Reportable employer superannuation contributions are special contributions that an employer makes on top of the regular compulsory contributions. One example would be contributions made as part of a salary sacrifice arrangement.

How much superannuation should I have at age 40?

The amount of superannuation you should have at age 40 is based on how much money you need to have at retirement. That, in turn, is based on how much money you expect to spend each week during your retirement. That, in turn, depends on whether you expect to lead a modest retirement or a comfortable retirement.

The Association of Superannuation Funds of Australia (ASFA) estimates you would need the following amount per week:

Lifestyle Singles Couples
Modest $465 $668
Comfortable $837 $1,150

Here is the superannuation balance you would need to fund that level of spending:

Lifestyle Singles Couples
Modest $50,000 $35,000
Comfortable $545,000 $640,000

These figures come from the March 2017 edition of the ASFA Retirement Standard.

The reason people on modest lifestyles need so much less money is because they qualify for a far bigger age pension.

Here is how ASFA defines retirement lifestyles:

Category Comfortable Modest Age pension
Holidays One annual holiday in Australia One or two short breaks in Australia near where you live Shorter breaks or day trips in your own city
Eating out Regularly eat out at restaurants. Good range and quality of food Infrequently eat out at restaurants. Cheaper and less food Only club special meals or inexpensive takeaway
Car Owning a reasonable car Owning an older, less reliable car No car – or, if you do, a struggle to afford the upkeep
Alcohol Bottled wine Casked wine Homebrew beer or no alcohol
Clothing Good clothes Reasonable clothes Basic clothes
Hair Regular haircuts at a good hairdresser Regular haircuts at a basic salon Less frequent haircuts or getting a friend to do it
Leisure A range of regular leisure activities One paid leisure activity, infrequently Free or low-cost leisure activities
Electronics A range of electronic equipment Not much scope to run an air conditioner Less heating in winter
Maintenance Replace kitchen and bathroom over 20 years No budget for home improvements. Can do repairs, but can’t replace kitchen or bathroom No budget to fix home problems like a leaky roof
Insurance Private health insurance Private health insurance No private health insurance

 

 

How do you claim superannuation?

There are three different ways you can claim your superannuation:

  • Lump sum
  • Account-based pension
  • Part lump sum and part account-based pension

Two rules apply if you choose to receive an account-based pension, or income stream:

  • You must receive payments at least once per year
  • You must withdraw a minimum amount per year
    • Age 55-64 = 4%
    • Age 65-74 = 5%
    • Age 75-79 = 6%
    • Age 80-84 = 7%
    • Age 85-89 = 9%
    • Age 90-94 = 11%
    • Age 95+ = 14%

If you want to work out how long your account-based pension might last, click here to access ASIC’s account-based pension calculator.

How can I increase my superannuation?

You can increase your superannuation through a ‘salary sacrifice’. This is where your employer takes part of your pre-tax salary and pays it directly into your superannuation account. Like regular superannuation contributions, salary sacrifices are taxed at 15 per cent when they are paid into the fund.

What are concessional contributions?

Concessional contributions are pre-tax payments into your superannuation account. The payments made by your employer are concessional payments. You can also make concessional contributions with a salary sacrifice.

Is superannuation included in taxable income?

Superannuation is not included when calculating your income tax. So if you have a salary of $50,000, your assessable income would be $50,000, not $50,000 plus superannuation.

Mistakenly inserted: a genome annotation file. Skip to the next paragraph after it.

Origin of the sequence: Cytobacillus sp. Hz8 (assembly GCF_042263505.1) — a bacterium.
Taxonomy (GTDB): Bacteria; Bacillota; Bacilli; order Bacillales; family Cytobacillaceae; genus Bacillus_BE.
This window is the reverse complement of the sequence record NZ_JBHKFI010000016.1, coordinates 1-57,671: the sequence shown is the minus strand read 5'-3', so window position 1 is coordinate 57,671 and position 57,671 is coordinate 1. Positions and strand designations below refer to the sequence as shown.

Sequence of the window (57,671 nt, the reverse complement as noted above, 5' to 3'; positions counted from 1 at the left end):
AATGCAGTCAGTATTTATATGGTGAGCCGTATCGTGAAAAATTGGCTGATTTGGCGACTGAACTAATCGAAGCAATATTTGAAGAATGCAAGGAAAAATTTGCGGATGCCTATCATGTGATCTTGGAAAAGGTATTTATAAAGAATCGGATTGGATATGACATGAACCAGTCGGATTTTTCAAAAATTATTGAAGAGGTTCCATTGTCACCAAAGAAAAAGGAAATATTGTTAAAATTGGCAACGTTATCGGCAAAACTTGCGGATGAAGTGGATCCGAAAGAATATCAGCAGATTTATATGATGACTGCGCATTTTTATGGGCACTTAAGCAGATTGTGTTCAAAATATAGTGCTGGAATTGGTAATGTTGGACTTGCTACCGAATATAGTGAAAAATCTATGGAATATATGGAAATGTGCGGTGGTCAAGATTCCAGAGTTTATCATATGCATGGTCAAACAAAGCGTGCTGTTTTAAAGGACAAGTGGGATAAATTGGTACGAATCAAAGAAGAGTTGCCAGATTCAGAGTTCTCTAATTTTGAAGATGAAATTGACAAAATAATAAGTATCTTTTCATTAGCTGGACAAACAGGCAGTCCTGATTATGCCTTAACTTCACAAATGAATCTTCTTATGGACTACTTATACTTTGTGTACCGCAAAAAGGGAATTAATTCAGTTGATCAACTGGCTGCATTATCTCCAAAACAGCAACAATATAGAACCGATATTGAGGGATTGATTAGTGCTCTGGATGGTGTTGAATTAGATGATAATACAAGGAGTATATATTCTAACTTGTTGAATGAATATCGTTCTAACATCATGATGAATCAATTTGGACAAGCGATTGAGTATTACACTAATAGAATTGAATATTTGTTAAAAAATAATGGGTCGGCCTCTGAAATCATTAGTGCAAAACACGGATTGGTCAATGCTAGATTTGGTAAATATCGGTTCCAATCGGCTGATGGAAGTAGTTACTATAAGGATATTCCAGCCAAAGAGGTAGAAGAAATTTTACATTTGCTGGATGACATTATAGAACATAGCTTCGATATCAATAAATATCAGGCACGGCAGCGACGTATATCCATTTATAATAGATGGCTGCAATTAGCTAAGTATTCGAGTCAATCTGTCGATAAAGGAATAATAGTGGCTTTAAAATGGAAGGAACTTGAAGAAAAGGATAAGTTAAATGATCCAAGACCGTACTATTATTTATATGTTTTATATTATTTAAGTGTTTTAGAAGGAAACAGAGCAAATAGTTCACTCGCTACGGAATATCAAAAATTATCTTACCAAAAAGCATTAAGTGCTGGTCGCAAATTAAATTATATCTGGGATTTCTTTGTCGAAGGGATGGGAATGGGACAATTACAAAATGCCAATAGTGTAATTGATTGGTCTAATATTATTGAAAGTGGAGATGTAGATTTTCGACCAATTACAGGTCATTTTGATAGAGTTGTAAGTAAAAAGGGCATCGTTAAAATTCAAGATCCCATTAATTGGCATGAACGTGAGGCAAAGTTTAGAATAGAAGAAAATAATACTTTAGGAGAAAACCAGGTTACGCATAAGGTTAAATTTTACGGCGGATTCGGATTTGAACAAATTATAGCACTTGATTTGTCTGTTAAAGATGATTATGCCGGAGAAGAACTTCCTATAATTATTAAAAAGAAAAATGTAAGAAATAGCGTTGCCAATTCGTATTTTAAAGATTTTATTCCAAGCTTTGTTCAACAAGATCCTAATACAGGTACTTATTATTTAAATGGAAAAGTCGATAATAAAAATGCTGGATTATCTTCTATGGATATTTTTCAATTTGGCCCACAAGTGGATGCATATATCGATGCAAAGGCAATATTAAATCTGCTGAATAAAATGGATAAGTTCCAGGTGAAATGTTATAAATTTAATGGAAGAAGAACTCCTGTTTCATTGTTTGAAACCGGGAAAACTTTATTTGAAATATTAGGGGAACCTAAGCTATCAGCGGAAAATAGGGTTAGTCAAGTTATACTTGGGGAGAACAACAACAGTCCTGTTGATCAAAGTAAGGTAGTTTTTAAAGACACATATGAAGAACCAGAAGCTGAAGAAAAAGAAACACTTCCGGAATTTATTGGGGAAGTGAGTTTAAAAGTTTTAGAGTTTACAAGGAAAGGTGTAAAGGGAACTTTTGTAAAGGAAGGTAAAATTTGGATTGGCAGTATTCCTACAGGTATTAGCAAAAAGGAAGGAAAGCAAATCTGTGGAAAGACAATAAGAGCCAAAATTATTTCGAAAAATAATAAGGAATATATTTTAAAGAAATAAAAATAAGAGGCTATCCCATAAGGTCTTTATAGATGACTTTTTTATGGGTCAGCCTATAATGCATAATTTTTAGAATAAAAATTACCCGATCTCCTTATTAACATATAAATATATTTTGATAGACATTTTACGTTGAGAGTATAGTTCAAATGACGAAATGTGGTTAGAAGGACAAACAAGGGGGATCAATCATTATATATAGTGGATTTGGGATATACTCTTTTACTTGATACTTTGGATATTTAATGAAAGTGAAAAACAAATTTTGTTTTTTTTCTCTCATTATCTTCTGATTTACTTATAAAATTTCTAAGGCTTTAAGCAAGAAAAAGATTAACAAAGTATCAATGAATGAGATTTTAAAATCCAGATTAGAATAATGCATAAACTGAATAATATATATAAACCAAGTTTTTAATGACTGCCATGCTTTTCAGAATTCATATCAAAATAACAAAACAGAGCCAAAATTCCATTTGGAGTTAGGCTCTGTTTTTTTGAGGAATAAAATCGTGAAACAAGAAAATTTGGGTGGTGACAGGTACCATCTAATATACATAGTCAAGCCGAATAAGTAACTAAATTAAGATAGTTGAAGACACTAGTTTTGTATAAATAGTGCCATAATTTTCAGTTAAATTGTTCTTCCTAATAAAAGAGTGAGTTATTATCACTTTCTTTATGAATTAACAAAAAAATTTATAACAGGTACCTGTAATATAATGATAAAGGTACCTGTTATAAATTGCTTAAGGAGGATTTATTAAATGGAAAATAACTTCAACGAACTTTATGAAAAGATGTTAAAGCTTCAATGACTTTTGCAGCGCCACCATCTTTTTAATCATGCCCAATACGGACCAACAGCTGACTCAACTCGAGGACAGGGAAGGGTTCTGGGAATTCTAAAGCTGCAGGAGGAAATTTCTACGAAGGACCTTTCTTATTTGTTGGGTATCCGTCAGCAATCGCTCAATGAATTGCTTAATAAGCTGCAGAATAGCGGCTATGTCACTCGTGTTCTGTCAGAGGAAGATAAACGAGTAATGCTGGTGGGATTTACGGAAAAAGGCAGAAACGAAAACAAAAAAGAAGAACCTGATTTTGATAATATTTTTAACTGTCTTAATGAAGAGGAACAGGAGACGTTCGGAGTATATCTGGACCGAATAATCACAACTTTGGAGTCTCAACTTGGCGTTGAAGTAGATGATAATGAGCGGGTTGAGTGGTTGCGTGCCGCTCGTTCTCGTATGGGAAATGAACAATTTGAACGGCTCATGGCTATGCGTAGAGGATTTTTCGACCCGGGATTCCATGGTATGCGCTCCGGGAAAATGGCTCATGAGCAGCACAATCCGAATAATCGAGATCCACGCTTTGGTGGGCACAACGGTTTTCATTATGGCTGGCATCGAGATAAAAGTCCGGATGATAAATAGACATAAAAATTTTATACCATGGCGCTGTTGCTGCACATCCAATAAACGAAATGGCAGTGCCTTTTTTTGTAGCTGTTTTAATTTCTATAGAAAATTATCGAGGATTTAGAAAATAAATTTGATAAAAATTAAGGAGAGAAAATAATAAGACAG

That said, superannuation itself is taxed. It is generally taxed at 15 per cent, although if you earn less than $37,000, you will be reimbursed up to $500 of the tax you paid.

Can I choose a superannuation fund or does my employer choose one for me?

Most people can choose their own superannuation fund. However, you might not have this option if you are a member of certain defined benefit funds or covered by certain industrial agreements. If you don’t choose a superannuation fund, your employer will choose one for you.

When did superannuation start in Australia?

Australia’s modern superannuation system – in which employers make compulsory contributions to their employees – started in 1992. However, before that, there were various restricted superannuation schemes applying to certain employees in certain industries. The very first superannuation scheme was introduced in the 19th century.

What superannuation details do I give to my employer?

When you start a job, your employer will give you what’s called a ‘superannuation standard choice form’. Here’s what you need to complete the form:

  • The name of your preferred superannuation fund
  • The fund’s address
  • The fund’s Australian business number (ABN)
  • The fund’s superannuation product identification number (SPIN)
  • The fund’s phone number
  • A letter from the fund trustee confirming that the fund is a complying fund; or written evidence from the fund stating it will accept contributions from your new employer; or details about how your employer can make contributions to the fund

You should also provide your tax file number – while it’s not a legal obligation, it will ensure your contributions will be taxed at the (lower) superannuation rate.

What happens if my employer falls behind on my superannuation payments?

The Australian Taxation Office will investigate if your employer falls behind on your superannuation payments or doesn’t pay at all. You can report your employer with this online tool.

How can I keep track of my superannuation?

Most funds will allow you to access your superannuation account online. Another option is to manage your superannuation through myGov, which is a government portal through which you can access a range of services, including Medicare, Centrelink, aged care and child support.

How do you get superannuation?

You’re automatically entitled to superannuation if:

  • You’re over 18 and earn more than $450 before tax in a calendar month
  • You’re under 18, you work more than 30 hours per week and you earn more than $450 before tax in a calendar month

Am I entitled to superannuation if I'm a casual employee?

As a casual employee, you’re entitled to superannuation if:

  • You’re over 18 and earn more than $450 before tax in a calendar month
  • You’re under 18, you work more than 30 hours per week and you earn more than $450 before tax in a calendar month